The Hawaiian mindset for easy living
By Margaret Matthews, Columnist
A while back, I went to the tropical island of Oahu, a popular travel destination for a good reason. The islanders love life, and live it to the fullest in what we might call an “epicurean’s delight.” Every day is fun-filled, with traditional feasts, music, dancing, smiles, and laughter. The mindset is “live for today, for tomorrow we die.”
I landed in Oahu on an afternoon in early April, and the weather was balmy with tropical breezes blowing. On my way to take in the New Orleans Jazz Festival, I crossed a park where I saw a handsome young American. He was just gorgeous—six feet tall, green eyes, sandy hair, and a perfect physique. My new American friend accompanied me to the jazz show and then took me to dinner. He asked me if I would like him to show me the other sights around the island, since this was my first trip to Hawaii and his schedule was free—this was a golden opportunity that I could not turn down!
We spent the whole week together, and had so much fun. Each day he took me to a different place. Kodak Films hosted a Hawaiian Hula dance, where the dancers wore grass skirts and bras made of coconut shells, adorned with leis of fragrant frangipani flowers around their necks. They later gave tourists free Hawaiian dance lessons. Hanama Bay was a delight, where colourful tropical fish came right to shore and we could actually touch them.
We watched the islanders snorkelling and surfing the high waves on the north side of the island. Dole Pineapple Factory gave us a tour, including tasty samples of pineapple juice. The next day we rented a paddle boat and paddled around the entire island. We went to a dinner and dance on a cruiser which took us to Pearl Harbour, where we saw the historical site where the atomic bomb was dropped. We were invited to a luau where a pig was roasted in a sand pit, and the islanders and tourists enjoyed a barbecue with music and dance.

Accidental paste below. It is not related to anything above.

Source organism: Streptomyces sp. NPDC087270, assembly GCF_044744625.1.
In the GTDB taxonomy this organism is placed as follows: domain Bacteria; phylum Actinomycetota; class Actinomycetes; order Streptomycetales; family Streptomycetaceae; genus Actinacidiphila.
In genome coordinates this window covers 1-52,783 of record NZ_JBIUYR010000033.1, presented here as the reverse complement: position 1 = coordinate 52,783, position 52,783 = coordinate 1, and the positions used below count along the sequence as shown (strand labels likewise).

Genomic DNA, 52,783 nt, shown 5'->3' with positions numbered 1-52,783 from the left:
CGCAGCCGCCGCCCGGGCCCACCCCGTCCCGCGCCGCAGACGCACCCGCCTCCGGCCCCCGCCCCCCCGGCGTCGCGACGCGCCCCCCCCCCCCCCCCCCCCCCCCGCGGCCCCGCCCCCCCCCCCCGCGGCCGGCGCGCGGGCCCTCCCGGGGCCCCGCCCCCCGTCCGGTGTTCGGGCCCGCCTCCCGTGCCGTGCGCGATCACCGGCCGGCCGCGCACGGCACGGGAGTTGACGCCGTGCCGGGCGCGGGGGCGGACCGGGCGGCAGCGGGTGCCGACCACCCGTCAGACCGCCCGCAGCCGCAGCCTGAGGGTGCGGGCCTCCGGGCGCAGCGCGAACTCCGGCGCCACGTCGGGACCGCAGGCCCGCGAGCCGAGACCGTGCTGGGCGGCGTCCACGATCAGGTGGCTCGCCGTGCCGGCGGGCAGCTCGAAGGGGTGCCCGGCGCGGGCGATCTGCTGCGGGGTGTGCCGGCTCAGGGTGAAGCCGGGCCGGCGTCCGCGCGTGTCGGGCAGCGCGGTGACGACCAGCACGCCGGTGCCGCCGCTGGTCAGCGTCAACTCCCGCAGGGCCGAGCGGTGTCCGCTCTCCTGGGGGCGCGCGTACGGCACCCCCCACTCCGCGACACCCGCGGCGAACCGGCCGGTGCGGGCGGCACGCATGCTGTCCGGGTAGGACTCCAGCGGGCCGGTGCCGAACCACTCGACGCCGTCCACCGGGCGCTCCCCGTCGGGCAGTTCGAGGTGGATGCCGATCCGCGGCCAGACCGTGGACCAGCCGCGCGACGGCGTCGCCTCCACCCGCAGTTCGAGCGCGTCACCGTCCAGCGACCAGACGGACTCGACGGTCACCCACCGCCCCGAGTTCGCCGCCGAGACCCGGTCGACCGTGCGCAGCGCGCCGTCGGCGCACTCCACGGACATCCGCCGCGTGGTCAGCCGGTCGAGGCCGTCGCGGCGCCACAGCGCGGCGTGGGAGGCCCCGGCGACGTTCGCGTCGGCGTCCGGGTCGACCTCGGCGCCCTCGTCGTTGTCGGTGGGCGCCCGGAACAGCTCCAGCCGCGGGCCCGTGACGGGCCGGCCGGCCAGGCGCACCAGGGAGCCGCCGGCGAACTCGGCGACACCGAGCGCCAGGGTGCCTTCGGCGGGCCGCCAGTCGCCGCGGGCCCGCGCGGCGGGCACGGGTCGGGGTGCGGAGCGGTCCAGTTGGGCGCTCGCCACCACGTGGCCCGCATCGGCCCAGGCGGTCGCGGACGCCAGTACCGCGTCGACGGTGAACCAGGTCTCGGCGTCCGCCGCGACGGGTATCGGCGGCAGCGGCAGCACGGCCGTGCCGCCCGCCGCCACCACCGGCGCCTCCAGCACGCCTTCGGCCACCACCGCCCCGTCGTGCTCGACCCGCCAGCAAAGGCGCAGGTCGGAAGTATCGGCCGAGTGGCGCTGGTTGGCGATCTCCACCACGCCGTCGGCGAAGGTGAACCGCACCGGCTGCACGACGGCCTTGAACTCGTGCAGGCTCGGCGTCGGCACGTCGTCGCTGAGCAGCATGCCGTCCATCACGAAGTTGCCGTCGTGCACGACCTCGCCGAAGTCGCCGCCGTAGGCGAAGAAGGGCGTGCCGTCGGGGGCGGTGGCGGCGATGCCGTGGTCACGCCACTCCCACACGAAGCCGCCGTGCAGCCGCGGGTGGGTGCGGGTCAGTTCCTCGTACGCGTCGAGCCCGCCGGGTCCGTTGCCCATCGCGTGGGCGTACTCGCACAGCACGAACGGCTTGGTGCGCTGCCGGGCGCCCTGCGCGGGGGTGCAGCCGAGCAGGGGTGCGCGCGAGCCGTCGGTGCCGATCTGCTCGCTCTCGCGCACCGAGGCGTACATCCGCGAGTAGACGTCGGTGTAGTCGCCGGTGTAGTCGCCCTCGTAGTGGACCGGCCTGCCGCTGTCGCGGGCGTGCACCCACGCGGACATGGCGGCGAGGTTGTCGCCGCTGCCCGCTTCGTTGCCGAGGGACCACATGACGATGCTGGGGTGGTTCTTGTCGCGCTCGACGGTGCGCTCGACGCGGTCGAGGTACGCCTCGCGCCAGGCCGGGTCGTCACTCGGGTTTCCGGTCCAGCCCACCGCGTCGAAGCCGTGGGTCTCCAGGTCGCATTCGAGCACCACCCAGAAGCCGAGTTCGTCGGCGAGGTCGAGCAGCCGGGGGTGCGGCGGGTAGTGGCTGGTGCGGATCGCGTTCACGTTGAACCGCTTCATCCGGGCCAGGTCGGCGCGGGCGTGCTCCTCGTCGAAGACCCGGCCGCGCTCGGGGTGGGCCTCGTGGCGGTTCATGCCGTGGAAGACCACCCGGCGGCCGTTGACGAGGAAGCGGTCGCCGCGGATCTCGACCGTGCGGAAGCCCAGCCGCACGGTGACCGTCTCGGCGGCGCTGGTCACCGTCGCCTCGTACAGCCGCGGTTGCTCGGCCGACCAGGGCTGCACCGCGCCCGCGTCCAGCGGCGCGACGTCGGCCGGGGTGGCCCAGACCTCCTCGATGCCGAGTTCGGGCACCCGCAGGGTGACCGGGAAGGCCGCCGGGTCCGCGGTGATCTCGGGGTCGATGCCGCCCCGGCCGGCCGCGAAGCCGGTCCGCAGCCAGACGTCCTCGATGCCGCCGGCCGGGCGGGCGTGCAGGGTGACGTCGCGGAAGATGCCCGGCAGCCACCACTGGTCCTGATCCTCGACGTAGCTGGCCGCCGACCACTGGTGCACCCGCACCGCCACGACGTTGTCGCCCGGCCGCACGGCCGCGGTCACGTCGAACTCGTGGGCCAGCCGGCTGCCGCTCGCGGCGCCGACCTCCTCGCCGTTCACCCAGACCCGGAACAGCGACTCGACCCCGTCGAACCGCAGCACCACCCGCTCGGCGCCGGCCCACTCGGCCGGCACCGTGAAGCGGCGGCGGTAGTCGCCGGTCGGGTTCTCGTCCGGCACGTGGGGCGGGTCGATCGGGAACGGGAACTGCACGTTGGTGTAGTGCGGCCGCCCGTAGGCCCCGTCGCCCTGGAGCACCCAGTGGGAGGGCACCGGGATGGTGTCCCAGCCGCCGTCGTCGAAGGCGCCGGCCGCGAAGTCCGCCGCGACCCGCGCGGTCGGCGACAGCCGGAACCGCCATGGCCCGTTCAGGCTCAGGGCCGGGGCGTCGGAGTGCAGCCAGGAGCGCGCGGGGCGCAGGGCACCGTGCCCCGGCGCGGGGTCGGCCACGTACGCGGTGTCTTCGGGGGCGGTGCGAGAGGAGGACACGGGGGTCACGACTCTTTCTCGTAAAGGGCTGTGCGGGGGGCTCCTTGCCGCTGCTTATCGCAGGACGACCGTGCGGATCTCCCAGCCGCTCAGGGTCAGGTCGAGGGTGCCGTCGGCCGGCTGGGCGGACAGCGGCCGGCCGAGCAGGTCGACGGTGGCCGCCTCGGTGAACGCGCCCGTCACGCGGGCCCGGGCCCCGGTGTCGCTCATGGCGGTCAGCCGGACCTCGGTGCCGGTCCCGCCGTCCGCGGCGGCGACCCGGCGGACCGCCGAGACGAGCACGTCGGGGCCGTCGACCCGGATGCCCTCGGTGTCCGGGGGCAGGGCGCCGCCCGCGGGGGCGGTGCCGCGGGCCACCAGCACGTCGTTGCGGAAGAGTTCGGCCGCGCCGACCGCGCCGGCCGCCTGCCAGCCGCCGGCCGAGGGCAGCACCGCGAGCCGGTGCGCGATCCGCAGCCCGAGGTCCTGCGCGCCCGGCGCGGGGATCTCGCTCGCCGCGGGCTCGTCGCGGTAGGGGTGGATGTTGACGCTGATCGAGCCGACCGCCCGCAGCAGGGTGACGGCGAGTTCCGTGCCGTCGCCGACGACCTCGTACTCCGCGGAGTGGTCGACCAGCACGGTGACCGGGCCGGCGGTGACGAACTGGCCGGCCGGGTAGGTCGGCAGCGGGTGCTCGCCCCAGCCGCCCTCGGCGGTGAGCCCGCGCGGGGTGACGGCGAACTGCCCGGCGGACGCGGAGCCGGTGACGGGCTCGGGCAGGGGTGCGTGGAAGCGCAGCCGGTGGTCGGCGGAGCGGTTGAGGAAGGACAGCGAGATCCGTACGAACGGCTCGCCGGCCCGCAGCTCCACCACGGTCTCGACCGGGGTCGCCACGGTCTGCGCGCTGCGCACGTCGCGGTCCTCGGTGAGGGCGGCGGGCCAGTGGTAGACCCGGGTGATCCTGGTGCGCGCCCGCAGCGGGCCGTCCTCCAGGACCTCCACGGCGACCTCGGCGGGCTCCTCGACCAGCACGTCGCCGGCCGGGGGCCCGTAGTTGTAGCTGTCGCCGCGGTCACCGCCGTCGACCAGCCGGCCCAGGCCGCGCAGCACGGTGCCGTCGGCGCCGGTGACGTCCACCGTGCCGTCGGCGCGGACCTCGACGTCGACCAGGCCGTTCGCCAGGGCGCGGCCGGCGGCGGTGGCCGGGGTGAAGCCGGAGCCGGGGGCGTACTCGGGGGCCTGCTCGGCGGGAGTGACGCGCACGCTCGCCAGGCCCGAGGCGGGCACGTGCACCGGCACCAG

Everyone I encountered in Hawaii was friendly, always smiling and making tourists feel at home. Their relaxed mindset eventually rubs off on the tourists. After chatting with the islanders, and just before leaving, their goodbye is a smile and always these words: “Take it easy and hang loose”; “You no worry—be happy”; and always accompanied by the classic “hang loose” hand symbol.
My stay in Oahu was leisurely, and fun- and sun-filled, but all too soon my vacation was over and I had to head back to rainy, wet Vancouver. I pondered the advice of the islanders: “Take it easy and hang loose.” Is this advice applicable to bustling Canadian life, with its high-tech jobs that require strenuous study and hard work? Perhaps it is only suitable to life in Hawaii, but how about Barack Obama who spent many of his formative years on the Hawaiian Islands with his grandmother? He clearly had ambition, motivation, and determination, if we look at his series of impressive accomplishments.
Life is not all fun, games, and tropical breezes; there should be a balance between fun and a desire to get ahead in life, which can only be done by hard work and study.